NAIROBI, Kenya, May 29 – Ugandan peace negotiator David Matsanga has now filed an application at the International Criminal Court (ICC) seeking to disqualify the Prosecutor from investigating him over allegations of witness tampering.
Matsanga’s application, dated May 28, was filed to the Appeals Chamber and has already been received by the ICC’s registry, sources said.
In the application, Matsanga argues that his application is in pursuant to Article 42 (8) of the Rome Statute of the ICC over investigations the war crimes court has been carrying out on him since April 12 this year.
The article under which Matsanga is filing his application states that “any question as to the disqualification of the Prosecutor or his deputy shall be decided by the Appeals Chamber.”
“The applicant further seeks orders restraining the Prosecutor from conducting further interviews/investigations against the Applicant on complaints submitted by the Applicant to the President of the ICC and Appeals judges against the Prosecutor for withholding evidence from the pre trial judges at the ICC in the Kenya case, in particular, Case No. 2 also published on his website, and from making any adverse decisions against him on the basis of the information submitted during the interview/investigation,” the application filed by Matsanga’s lawyer Charles A. Taku states in part.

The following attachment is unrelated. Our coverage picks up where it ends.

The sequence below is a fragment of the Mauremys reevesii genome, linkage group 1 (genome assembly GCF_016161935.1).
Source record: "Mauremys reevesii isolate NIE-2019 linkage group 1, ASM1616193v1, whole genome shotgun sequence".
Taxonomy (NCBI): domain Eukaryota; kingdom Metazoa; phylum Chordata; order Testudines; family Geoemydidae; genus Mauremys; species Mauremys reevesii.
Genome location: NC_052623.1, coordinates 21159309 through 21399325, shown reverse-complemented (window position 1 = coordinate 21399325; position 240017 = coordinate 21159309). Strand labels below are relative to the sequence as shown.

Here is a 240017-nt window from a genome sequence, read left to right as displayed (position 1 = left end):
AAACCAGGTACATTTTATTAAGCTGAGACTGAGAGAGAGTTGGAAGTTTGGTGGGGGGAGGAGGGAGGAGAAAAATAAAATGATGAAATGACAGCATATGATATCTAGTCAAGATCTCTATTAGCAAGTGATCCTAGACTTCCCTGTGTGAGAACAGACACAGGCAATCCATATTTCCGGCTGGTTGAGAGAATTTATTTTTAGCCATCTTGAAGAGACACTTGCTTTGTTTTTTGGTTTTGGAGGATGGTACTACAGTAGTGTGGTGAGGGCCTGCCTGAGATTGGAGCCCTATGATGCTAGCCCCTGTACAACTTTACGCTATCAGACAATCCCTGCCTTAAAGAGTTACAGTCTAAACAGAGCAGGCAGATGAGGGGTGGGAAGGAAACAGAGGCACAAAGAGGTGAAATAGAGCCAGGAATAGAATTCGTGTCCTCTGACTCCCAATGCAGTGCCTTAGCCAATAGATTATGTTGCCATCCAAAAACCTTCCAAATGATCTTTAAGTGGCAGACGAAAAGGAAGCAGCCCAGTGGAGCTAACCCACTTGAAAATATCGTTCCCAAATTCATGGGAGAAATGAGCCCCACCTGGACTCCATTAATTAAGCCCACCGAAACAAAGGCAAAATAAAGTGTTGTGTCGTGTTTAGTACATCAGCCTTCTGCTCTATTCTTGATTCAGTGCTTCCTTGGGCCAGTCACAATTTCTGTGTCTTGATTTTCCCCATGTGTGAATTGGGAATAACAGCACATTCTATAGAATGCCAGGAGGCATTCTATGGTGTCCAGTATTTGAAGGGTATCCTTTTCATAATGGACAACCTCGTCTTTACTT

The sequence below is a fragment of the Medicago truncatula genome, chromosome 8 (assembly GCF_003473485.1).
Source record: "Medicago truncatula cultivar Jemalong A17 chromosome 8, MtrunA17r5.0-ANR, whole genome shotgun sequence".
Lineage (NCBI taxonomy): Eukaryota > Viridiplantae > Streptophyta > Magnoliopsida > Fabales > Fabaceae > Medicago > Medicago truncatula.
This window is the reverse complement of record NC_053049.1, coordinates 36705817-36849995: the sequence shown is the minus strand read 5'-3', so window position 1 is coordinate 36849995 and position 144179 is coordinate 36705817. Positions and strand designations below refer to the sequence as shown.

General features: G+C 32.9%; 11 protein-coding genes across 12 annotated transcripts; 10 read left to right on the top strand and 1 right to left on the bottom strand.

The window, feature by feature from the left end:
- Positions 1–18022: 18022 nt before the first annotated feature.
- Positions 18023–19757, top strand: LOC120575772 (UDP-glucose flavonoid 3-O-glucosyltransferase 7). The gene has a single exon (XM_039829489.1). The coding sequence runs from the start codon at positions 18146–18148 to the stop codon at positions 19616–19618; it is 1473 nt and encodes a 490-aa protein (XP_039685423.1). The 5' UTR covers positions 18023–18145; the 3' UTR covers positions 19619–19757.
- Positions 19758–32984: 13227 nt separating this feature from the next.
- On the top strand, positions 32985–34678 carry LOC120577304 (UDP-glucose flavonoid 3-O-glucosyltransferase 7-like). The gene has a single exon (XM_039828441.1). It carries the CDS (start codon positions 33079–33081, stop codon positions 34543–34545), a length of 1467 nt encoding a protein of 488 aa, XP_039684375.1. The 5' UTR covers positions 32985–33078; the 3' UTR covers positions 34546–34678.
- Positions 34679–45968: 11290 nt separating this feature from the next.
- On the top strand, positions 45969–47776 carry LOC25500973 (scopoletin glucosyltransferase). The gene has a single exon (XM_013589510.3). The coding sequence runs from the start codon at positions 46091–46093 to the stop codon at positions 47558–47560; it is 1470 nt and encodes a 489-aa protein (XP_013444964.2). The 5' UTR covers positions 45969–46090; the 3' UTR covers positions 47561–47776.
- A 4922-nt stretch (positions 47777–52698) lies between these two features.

Matsanga was interrogated by ICC detectives from the Prosecutor’s office who traveled to Kenya’s capital Nairobi between April 12 and 13 to question him over articles and a video posted on his website about Witness No 4 James Maina Kabutu’s recanted evidence in Case 2 against four Kenyans.
They include Deputy Prime Minister Uhuru Kenyatta, former Head of the Civil Service Francis Muthaura, Eldoret North MP William Ruto and Radio Journalist Joshua arap Sang.
“The applicant believes or has a reasonable basis to be believed that the prosecutor has not and will not exercise the independence required of his office in conducting this interview/investigation or in making fair decisions concerning the matters under investigation against him,” Matsanga argues in the 15-page application which includes annexes marked as confidential.
He said he believes the prosecutor had relied on intermediaries in his investigation on him.